Oscar predictors like to complain that the ludicrous number of movie awards handed out in December and January make the Academy Awards themselves too predictable, but let’s give credit where it’s due: This year, critics helped to create a remarkably diverse field of candidates—eleven different actors have won prizes so far. So there’s really no excuse for Oscar voters to resort to autopilot nominations. But when have Oscar voters ever needed an excuse?
The field: For weeks now, I’ve been hearing from various (mostly L.A.-based) awards observers that “the town” thinks it’s “George Clooney’s year.” Which is crazy, even if it’s true. First of all, who’s “the town”? Angie Dickinson? The head of Fox Searchlight? Jake Gyllenhaal? A publicist? Aside from that, come on: Every year is George Clooney’s year. He already has an acting Oscar, The Descendants is about to bring him his sixth nomination in seven years, and he is, for God’s sake, George Clooney! I’ve already admitted I’m somewhat immune to the appeal of The Descendants, but even if you love the movie and Clooney’s performance, the whole, “Finally, this chronically underappreciated man is going to get some recognition!” argument is ridiculous for someone this deep into the Jack Nicholson/mayor-of-Tinseltown/front-row-at-the-Kodak phase of his career. Anyway, Clooney is in—the scene in which he cries over his wife is the Oscar equivalent of a porno money shot. And all evidence suggests that his Ocean’s Whatever costar Brad Pitt will be right there with him for his terrific work as Billy Beane in Moneyball. The It's His Year argument it looks somewhat more credible when applied to Pitt, who has never won and who delivered two great performances in 2011; that said, it’s a little insane to talk about either of these guys as victims of prior deprivation in any context.
The third and final automatic nomination will go to Jean Dujardin for The Artist, because everybody likes The Artist. And frankly, I can’t remember a year in which the top three candidates for best actor coasted into nomination day with less discussion of the specific merits of their acting. Stardom, personality and general goodwill are powering these selections (although Pitt deserves his spot).
Who gets the fourth and fifth slots may end up revealing somewhat more about what actors do and do not define as Oscar-worthy acting. Shame’s Michael Fassbender has picked up even more critics’ awards than Clooney in the last month; it doesn’t hurt that he was everywhere on screen this year and has made the Hollywood rounds effectively without looking pushy. But his performance in Shame is actually not the kind of big-swinging-dick work that generally gets nominated. It’s a quiet, un-flamboyant, almost minimalistic take on a largely unsympathetic character—exactly the kind of work that tends to get overlooked by other actors. It may be telling that the one “precursor” nomination he didn’t get was a nod from the Screen Actors Guild; inscrutability and stoicism can be hard sells to a branch of the Academy whose choices often suggest that more is more. It’s why Ryan Gosling has barely been in the conversation for Drive, and it could also hurt the chances of Gary Oldman in Tinker Tailor Soldier Spy. His expert, dry-as-dust performance as George Smiley is very finely shaded (and vocally remarkable), but you really have to be paying attention—and paying attention to the never-nominated Oldman is clearly not an Academy strong suit.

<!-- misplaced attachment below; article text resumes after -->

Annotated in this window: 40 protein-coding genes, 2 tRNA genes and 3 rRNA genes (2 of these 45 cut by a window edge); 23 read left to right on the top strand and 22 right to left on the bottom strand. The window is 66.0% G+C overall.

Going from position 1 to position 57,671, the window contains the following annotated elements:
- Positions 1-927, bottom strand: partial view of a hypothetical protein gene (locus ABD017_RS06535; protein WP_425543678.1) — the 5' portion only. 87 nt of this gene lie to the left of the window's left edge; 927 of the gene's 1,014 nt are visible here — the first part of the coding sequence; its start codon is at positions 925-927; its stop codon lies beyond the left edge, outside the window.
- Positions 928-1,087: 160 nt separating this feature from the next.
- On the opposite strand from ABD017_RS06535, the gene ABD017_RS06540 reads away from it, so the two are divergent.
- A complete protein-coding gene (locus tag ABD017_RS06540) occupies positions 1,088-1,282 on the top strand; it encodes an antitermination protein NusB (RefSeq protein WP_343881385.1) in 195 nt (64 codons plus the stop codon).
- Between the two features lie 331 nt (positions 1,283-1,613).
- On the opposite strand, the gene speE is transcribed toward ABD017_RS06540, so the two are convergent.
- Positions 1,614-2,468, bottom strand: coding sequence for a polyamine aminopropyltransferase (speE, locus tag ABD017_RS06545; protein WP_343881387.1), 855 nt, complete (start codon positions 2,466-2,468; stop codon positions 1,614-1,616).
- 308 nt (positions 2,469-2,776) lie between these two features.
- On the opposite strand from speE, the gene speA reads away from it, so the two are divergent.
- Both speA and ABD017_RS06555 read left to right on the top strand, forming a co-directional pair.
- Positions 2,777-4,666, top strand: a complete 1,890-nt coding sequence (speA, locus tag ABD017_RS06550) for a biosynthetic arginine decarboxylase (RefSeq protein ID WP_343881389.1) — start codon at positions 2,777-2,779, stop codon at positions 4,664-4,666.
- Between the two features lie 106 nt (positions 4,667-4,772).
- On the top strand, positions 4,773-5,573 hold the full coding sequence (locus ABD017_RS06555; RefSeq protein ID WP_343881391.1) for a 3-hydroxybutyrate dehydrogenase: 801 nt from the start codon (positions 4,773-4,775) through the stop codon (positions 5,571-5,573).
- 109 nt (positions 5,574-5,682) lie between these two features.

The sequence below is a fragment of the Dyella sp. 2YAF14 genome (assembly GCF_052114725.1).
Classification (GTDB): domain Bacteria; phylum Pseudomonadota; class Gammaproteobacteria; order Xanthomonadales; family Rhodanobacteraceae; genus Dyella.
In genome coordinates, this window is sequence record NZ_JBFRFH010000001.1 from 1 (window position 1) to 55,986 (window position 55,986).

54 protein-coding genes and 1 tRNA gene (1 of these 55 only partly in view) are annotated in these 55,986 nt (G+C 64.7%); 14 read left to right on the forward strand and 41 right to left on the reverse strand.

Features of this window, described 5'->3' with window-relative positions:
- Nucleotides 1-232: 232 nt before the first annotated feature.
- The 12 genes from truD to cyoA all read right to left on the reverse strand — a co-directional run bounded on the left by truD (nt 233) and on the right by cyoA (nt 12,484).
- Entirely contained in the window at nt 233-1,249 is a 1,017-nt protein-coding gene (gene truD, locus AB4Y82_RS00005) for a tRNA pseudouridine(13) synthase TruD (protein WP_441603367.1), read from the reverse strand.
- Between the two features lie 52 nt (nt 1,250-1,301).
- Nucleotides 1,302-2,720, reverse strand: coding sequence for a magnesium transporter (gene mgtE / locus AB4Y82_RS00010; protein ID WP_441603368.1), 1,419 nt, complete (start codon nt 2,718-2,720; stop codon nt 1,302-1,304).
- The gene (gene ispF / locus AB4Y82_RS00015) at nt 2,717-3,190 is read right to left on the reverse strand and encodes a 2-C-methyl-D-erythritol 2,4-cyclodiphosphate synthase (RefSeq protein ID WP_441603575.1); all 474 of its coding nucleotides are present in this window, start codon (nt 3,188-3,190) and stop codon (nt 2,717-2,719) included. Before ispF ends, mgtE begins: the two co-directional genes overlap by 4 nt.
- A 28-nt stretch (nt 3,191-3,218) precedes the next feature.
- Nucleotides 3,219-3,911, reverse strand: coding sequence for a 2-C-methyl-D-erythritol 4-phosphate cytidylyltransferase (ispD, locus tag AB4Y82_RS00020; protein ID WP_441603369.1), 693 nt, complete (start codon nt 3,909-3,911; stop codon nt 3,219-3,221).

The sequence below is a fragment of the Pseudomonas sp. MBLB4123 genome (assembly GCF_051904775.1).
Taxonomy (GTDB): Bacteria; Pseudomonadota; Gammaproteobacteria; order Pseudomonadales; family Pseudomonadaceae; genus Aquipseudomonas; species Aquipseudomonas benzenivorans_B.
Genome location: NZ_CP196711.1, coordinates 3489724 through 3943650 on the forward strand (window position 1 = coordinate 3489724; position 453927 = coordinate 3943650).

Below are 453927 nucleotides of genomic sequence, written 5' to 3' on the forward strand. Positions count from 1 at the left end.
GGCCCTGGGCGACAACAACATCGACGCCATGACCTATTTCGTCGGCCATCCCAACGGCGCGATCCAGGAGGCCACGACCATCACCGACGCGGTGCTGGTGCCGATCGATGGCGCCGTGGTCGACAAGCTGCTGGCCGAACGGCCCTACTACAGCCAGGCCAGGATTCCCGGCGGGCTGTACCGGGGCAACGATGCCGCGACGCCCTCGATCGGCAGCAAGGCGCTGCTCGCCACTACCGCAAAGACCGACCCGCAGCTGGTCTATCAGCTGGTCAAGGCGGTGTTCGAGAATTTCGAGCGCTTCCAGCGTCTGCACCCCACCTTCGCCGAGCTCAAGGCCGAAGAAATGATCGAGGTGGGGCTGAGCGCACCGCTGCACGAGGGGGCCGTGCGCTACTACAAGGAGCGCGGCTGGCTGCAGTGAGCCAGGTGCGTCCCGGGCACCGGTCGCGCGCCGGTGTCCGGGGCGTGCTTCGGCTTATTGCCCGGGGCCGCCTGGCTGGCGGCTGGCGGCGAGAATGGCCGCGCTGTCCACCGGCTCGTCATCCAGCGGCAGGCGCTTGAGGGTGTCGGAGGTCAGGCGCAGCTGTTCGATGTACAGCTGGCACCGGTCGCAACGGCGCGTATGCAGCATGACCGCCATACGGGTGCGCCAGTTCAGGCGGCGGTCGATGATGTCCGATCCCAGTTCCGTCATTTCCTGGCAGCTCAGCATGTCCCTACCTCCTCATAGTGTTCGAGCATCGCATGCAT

So where do voters go if they’re looking for something big? Maybe to the so-far-prizeless Leonardo DiCaprio, who does the kind of transformative all-caps acting in J. Edgar—accent and speech impediment, makeup, aging, shouting, fighting, wearing a dress—that actors dig more than critics. All that’s in DiCaprio’s way is the movie itself—but voters weren’t crazy about Clint Eastwood’s Invictus either, and the actors branch still went for Morgan Freeman and Matt Damon. DiCaprio probably doesn’t have to worry about 50/50’s Joseph Gordon-Levitt, Rampart’s Woody Harrelson or Warrior’s Tom Hardy—worthy actors who did fine work this year that just hasn’t gotten awards traction. But two other serious candidates could get in Leo’s way. Take Shelter’s Michael Shannon, whose performance has now won awards from half a dozen critics’ groups but was passed over by SAG, the Globes, and the Broadcast Film Critics Association, has a lot of admirers, and not just in the press. And Demian Bichir, whose work as a gardener facing deportation in A Better Life has been the center of a slow-and-steady campaign for months, saw all that work pay off with a surprise SAG nomination last month. This is one case where “the town” and its uneasy relationship to the people it employs could actually make a difference.
George Clooney, The Descendants
Leonardo DiCaprio, J. Edgar
Jean Dujardin, The Artist
Brad Pitt, Moneyball
What I’m probably wrong about: I’m in a very small minority of tea-leaf readers who believe that Fassbender is just going to miss the cut.
In my dreams: Michael Shannon gets in.
In my nightmares: I go a piss-poor 3-for-5 in every category. Speaking of which, tomorrow, I wrap up the guesswork with Best Director and—maybe the single biggest mystery of Oscar season—the 5, 6, 7, 8, 9, or 10 nominees for Best Picture.
Mark Harris is the author of Pictures at a Revolution: Five Movies and the Birth of the New Hollywood and is currently at work on his next book. Follow him on Twitter at @MarkHarrisNYC.